Since neither the sheriff's department nor the avocado commission keeps exact figures on avocado thefts, it's hard to know how many cases are prosecuted and how many are never solved. In 1996, the farm bureau estimated that between $2 million and $10 million worth of avocados are stolen each year. Since 1990, when the commission began offering rewards to witnesses, 72 people have been arrested for theft -- 40 of them for grand theft (a value of more than $100). Only 40,000 pounds of stolen fruit have been recovered in that time, while "most of it," says spokesman Howard Seelye, "disappeared."
Some arrests and convictions are for small amounts -- a mere 22 pounds of stolen avocados sent Mark Fountain to prison last July. The fruit was worth just $13 on that particular day (he stole them in February), but Fountain had already been to prison twice and was on parole when he committed the crime.
Other thefts are more substantial. The largest reward the avocado commission has ever paid went to a Temecula woman who identified 12 members of a theft ring in north San Diego and south Riverside counties. She received $5000, which may have seemed like small compensation given the consequences to her. "There would have been reprisals," Seelye says, "but the woman moved. She had to move because they knew who she was."
Charley Wolk of Bejoca has also experienced professional theft, though of a more cinematic kind. "A couple of years ago," he says, "we had a hijacking of a packing-house boom truck." (A boom truck uses a crane to lift 1000-pound bins of avocados onto its bed.) Wolk describes the hijacking as a "classic Bonnie-and-Clyde" hoax in which a woman stopped at the side of the road and pretended to have car trouble. The driver of the avocado truck pulled over to help, and a man came out of the trees with a weapon. "[The police] never caught them," Wolk says. "They found the truck down in San Ysidro with the fruit gone."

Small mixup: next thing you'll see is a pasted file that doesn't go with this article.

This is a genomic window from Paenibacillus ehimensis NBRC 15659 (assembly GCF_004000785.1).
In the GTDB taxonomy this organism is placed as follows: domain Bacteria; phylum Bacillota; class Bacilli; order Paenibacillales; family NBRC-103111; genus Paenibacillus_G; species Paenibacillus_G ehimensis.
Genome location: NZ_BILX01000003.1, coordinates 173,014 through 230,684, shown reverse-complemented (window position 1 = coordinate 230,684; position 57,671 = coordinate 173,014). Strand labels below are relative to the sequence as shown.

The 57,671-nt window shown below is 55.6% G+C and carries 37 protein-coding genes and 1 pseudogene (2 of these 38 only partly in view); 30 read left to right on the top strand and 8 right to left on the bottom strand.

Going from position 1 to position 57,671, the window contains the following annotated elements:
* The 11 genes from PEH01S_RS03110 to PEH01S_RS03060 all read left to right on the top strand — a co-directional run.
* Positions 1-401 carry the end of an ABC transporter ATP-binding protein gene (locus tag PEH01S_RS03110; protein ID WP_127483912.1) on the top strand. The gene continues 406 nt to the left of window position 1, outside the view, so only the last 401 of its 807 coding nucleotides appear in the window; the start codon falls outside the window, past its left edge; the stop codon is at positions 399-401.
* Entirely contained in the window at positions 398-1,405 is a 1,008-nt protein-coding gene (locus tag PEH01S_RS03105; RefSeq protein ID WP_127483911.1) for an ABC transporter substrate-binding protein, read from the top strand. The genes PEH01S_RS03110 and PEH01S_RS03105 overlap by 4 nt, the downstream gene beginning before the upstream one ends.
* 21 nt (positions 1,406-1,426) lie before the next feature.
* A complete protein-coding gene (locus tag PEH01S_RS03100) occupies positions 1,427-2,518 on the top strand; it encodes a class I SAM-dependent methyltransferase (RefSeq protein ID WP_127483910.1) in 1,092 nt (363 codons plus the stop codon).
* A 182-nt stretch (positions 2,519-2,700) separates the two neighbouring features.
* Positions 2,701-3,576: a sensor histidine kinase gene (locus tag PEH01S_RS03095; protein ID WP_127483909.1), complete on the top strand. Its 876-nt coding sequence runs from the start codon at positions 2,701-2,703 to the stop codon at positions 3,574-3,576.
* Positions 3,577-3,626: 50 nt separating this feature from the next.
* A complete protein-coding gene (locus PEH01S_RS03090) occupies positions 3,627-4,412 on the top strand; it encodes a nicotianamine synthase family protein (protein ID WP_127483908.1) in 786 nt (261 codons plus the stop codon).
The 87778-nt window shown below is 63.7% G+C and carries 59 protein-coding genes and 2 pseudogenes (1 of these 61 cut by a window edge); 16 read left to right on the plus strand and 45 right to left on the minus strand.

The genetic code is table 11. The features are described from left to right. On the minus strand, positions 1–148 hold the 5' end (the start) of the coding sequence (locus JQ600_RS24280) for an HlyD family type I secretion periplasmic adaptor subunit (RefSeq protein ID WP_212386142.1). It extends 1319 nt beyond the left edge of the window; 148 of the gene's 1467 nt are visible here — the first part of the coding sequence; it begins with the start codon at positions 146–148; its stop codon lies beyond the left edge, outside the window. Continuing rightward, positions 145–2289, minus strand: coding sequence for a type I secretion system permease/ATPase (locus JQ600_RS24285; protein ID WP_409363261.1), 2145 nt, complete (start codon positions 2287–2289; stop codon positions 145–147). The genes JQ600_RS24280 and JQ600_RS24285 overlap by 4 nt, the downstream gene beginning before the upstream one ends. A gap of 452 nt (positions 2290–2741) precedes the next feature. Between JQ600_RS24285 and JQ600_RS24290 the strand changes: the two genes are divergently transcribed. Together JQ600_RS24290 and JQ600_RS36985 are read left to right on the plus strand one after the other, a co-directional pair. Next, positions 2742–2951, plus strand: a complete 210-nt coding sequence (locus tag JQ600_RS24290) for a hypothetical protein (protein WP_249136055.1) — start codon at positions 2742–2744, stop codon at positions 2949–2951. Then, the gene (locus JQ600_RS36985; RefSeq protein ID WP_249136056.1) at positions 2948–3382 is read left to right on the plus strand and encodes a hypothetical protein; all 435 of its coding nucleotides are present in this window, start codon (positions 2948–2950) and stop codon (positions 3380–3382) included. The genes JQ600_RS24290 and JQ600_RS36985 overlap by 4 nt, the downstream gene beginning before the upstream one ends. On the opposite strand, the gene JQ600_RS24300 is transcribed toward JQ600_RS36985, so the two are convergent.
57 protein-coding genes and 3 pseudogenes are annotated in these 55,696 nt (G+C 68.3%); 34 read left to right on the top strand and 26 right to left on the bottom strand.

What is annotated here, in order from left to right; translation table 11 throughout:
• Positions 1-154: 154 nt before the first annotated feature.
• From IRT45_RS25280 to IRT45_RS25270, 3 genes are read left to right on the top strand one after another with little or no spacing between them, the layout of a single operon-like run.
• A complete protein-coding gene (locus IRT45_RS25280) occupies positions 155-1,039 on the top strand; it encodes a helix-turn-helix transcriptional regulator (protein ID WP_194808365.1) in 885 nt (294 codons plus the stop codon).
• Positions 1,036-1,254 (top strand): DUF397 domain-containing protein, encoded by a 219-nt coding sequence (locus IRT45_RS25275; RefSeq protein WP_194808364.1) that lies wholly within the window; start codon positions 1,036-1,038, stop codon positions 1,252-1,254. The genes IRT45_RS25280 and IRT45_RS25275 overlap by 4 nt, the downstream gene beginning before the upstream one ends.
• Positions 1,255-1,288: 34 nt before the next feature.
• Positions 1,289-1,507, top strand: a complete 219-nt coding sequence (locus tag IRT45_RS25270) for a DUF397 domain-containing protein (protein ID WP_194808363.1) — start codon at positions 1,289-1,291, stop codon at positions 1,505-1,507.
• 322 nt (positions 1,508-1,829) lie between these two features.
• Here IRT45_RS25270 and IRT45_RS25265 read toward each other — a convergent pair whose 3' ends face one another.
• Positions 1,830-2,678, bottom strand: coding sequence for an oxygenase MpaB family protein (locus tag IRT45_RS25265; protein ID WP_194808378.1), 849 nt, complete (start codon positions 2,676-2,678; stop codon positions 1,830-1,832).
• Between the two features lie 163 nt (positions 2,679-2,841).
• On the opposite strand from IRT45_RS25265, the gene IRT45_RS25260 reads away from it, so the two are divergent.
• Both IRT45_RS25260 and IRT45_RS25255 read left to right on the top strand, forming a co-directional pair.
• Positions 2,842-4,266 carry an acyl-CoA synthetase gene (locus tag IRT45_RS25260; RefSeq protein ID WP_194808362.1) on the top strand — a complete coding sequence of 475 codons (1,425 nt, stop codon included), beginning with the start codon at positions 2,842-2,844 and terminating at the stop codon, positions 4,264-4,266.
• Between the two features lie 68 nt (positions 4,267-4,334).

Protection for San Diego County growers is increasing, but agricultural crimes are hard to prosecute. In Ventura County, where investigators have been swamped with thefts of aluminum irrigation pipe, growers are encouraged to mark all equipment with a ten-digit FBI code called an owner-applied number. The number, says Eric Nelson, a detective with Ventura's rural crime division, helps officers both to trace stolen equipment and stop crimes in progress. When the number is posted on a sign outside the farm or grove, for instance, deputies on patrol can track down the owner and ask whether a person or group of people is authorized to be there. And since the numbers are stored in a database with mapping coordinates, "we can dispatch a helicopter directly to that property," he says. The mapping coordinates are useful where addresses and cross streets are few -- a tool that would have been helpful in the Edward Allan case.
Or maybe not. An owner-applied number would assist local officers, says Elisabeth Silva, agricultural crimes prosecutor for north San Diego County, only if the computer system were more efficient. Silva believes the ten-digit ID number is a good idea, but "at the moment," she says, "there just doesn't seem to be enough space in the statewide law enforcement computers to enter in the numbers and be able to call them back." Until the legislature approves a budget for expanding the computer system, Silva says, the process will be too slow.
But North County farmers are happy to have a new district attorney -- Elisabeth Silva -- who concentrates solely on agriculture. Silva volunteered for the post last March and went to rural crime school -- the only one of its kind in the country -- near Monterey. There she studied cattle, horse and tack, equipment, and pesticide theft, plus ritual animal slaughter by Satanists. So far, there's been more avocado theft than ritual slaughter.
"Agriculture," Silva says, "is a $4 billion economy in San Diego County," making it the fourth largest industry. Most North County farmers, she says, have small farms, and they can't afford to absorb much theft.
As for Jeanne Strand, who was at the Vista County Courthouse with her husband on October 29 when Mr. Gonzalez pled guilty, she's happy to have caught someone after all these years of losses. "I found I could do something," she says. "Lyle's always been there in the past." She hopes the arrest will intimidate local thieves, but she won't go on patrol again next year because she and Lyle are selling the ranch. "We're getting a little old to run up and down those hills," she says.
Those who are staying on in their groves, though, plan to defend their fruit in the manner of the old west. "If you're on my property," says the woman who lost 4000 pounds last July, "you may get a shotgun in your face. I'm not," she warns, "a little woman."